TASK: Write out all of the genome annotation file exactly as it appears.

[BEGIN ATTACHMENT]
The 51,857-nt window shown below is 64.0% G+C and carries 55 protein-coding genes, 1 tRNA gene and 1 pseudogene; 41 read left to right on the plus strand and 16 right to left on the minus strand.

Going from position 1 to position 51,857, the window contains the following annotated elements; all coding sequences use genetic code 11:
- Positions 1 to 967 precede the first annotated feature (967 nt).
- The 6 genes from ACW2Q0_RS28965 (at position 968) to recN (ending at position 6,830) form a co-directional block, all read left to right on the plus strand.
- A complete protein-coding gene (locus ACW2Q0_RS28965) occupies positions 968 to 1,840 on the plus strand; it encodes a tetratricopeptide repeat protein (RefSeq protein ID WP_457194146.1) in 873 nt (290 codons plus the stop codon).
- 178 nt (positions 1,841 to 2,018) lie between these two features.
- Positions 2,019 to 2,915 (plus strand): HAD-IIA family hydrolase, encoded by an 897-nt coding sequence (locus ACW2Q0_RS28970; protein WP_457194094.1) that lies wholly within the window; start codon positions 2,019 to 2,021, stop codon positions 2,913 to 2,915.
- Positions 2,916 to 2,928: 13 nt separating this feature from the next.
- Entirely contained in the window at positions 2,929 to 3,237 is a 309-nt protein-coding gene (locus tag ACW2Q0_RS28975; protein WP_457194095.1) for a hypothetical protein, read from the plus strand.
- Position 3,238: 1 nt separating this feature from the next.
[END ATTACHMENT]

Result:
The 51,857-nt window shown below is 64.0% G+C and carries 55 protein-coding genes, 1 tRNA gene and 1 pseudogene; 41 read left to right on the plus strand and 16 right to left on the minus strand.

Going from position 1 to position 51,857, the window contains the following annotated elements; all coding sequences use genetic code 11:
- Positions 1 to 967 precede the first annotated feature (967 nt).
- The 6 genes from ACW2Q0_RS28965 (at position 968) to recN (ending at position 6,830) form a co-directional block, all read left to right on the plus strand.
- A complete protein-coding gene (locus ACW2Q0_RS28965) occupies positions 968 to 1,840 on the plus strand; it encodes a tetratricopeptide repeat protein (RefSeq protein ID WP_457194146.1) in 873 nt (290 codons plus the stop codon).
- 178 nt (positions 1,841 to 2,018) lie between these two features.
- Positions 2,019 to 2,915 (plus strand): HAD-IIA family hydrolase, encoded by an 897-nt coding sequence (locus ACW2Q0_RS28970; protein WP_457194094.1) that lies wholly within the window; start codon positions 2,019 to 2,021, stop codon positions 2,913 to 2,915.
- Positions 2,916 to 2,928: 13 nt separating this feature from the next.
- Entirely contained in the window at positions 2,929 to 3,237 is a 309-nt protein-coding gene (locus tag ACW2Q0_RS28975; protein WP_457194095.1) for a hypothetical protein, read from the plus strand.
- Position 3,238: 1 nt separating this feature from the next.